Special thanks to Jim Hillhouse (Professional Legal Marketing (PLM, Inc.)) for bringing this article to my attention.

September 28, 2014 in Estate Planning - Generally, Trusts, Wills | Permalink | Comments (0) | TrackBack (0)

Friday, September 26, 2014

Sanctions Ordered in Wyly Brothers Case

GavelAs I have previously discussed, after a jury found Sam and Charles Wyly guilty of fraud, the SEC and the defense began arguing over the amount of sanctions that should be applied. Yesterday, U.S. District Judge Shira Scheindlin, ordered sanctions of $187.7 million for the Wyly's offshore trust scheme that brought in profits of $553 million for the brothers. The SEC had asked for over $700 million in sanctions, but is considering the ruling a win.

See Sara Jerving, Texas Entrepreneur Wyly Sentenced to Sanctions—Update, Dow Jones Business News, Sept. 25, 2014.

Special thanks to Brian Cohan (Attorney at Law, Law Offices of Brian J. Cohan, P.C.) for bringing this article to my attention.

September 26, 2014 in Current Affairs, Current Events, Estate Planning - Generally, New Cases, Trusts | Permalink | Comments (0) | TrackBack (0)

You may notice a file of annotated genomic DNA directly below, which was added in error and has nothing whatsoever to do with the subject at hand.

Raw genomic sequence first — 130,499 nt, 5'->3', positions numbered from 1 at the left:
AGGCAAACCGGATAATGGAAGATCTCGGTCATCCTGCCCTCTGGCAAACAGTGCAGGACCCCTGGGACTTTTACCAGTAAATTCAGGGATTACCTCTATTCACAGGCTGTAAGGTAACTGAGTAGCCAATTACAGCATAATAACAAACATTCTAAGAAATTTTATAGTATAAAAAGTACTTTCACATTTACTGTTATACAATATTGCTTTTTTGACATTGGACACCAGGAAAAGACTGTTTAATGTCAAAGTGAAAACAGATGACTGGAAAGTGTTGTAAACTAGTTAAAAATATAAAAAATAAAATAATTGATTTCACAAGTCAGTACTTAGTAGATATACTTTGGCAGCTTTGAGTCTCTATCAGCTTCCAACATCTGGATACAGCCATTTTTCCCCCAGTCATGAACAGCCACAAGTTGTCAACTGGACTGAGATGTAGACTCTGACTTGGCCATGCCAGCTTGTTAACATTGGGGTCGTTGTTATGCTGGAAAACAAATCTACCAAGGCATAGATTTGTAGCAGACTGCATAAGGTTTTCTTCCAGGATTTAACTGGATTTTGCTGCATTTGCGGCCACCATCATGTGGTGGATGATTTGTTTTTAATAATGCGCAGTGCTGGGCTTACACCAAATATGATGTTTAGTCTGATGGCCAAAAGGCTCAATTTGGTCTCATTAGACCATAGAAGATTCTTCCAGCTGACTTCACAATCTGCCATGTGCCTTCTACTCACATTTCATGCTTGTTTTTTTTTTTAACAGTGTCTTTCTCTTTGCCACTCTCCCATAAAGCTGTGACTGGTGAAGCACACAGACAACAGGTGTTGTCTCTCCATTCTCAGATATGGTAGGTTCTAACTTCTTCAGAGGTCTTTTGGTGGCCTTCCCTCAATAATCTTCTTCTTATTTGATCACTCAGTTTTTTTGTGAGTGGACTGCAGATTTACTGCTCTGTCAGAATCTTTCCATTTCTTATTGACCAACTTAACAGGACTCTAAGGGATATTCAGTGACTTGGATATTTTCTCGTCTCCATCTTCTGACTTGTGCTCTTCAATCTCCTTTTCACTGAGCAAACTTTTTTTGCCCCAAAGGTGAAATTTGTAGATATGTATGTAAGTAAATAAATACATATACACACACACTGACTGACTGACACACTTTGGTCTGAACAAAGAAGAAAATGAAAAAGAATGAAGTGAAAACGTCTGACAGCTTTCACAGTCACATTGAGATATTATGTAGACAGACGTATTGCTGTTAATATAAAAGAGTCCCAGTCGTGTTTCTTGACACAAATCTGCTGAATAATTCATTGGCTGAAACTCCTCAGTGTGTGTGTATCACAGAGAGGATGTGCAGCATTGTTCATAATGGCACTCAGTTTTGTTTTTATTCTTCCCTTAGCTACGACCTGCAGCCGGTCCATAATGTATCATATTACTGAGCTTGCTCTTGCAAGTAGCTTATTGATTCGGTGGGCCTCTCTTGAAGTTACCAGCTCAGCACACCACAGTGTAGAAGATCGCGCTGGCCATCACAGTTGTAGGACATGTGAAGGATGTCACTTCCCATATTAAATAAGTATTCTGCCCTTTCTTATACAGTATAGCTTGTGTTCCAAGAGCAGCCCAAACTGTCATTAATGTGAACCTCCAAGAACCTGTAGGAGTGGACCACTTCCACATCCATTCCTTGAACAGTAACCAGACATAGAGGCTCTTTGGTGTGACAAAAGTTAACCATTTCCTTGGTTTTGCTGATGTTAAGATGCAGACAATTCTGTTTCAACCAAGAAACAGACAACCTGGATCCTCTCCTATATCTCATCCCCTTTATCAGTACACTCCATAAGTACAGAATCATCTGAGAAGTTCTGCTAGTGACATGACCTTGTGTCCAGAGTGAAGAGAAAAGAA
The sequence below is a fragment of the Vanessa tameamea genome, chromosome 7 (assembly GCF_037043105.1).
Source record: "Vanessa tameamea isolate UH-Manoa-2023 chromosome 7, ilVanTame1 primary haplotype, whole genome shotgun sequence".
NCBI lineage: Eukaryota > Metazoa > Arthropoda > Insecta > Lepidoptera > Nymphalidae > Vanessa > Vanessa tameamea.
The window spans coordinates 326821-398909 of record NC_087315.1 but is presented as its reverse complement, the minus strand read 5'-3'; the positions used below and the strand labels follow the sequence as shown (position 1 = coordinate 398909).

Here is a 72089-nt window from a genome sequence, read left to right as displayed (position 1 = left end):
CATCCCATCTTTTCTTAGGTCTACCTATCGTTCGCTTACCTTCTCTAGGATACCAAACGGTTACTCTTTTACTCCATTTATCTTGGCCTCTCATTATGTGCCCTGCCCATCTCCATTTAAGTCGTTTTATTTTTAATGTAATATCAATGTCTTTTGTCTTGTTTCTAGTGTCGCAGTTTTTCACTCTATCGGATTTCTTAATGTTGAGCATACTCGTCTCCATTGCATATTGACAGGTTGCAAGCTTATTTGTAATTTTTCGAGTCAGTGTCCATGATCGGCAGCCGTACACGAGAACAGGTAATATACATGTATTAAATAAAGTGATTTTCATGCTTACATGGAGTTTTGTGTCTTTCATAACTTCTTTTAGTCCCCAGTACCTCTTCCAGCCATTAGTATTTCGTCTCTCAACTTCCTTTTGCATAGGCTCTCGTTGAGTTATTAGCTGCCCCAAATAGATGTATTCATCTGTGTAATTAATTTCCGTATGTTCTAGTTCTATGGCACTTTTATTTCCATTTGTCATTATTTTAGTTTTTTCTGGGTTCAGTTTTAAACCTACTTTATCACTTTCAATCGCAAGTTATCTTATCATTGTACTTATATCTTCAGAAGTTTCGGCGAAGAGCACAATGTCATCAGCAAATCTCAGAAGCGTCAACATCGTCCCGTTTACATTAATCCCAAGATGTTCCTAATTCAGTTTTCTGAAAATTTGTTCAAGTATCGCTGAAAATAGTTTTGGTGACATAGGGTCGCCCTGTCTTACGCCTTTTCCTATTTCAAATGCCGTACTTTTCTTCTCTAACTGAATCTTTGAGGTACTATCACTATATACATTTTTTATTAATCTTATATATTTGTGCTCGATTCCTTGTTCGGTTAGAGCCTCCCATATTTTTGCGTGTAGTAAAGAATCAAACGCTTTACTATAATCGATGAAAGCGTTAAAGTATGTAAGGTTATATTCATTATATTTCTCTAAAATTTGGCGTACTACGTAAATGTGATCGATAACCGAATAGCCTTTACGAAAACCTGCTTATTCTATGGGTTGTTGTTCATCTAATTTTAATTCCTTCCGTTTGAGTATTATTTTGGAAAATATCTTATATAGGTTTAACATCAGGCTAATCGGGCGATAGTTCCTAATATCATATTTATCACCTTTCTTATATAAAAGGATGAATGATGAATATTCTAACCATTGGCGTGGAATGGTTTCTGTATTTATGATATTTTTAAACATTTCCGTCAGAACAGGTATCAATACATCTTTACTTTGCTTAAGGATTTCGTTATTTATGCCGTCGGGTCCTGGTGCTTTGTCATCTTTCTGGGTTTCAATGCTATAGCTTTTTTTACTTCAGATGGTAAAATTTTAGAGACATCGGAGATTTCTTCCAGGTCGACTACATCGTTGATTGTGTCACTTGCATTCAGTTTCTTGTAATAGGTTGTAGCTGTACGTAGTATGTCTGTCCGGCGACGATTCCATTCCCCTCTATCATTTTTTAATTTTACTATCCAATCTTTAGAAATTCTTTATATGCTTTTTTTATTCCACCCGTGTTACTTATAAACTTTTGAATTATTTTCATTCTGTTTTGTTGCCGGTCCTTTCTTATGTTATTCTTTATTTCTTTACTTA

Article on Estate Planning With Revocable Trusts

FogelbeBradley E.S. Fogel (Professor of Law, St. Louis University School of Law), recently published an article entitled, Trust Me? Estate Planning With Revocable Trusts, 58 St. Louis U. L. J. 805 (2014). Provided below is the abstract of the article:

Revocable trusts are one of the most common estate planning techniques. Unfortunately, many advisors use them without considering the merits for the particular client. Like any other estate planning technique, they are appropriate only for some clients.

Typically, a settlor creates and funds a revocable trust during his or her lifetime. The settlor then uses trust funds to pay living expenses. Upon the settlor’s death, the successor trustee administers the trust, collects the settlor’s assets, pays creditors, and distributes th e assets to the named beneficiaries. In the optimum case, this is done without any court involvement.

Due to the lack of court involvement, it is possible to use a revocable trust to avoid probate and reduce the associated expenses and delays. However, this goal is achieved only if settlor transfers all of his or her property to the trust during his or her lifetime. As a practical matter, this almost never happens.

Revocable trusts also provide advantages in terms of privacy (after the settlor’s death) and planning for the settlor’s incapacity. However, these advantages, like probate avoidance, are obtained only if the trust is funded during the settlor’s lifetime.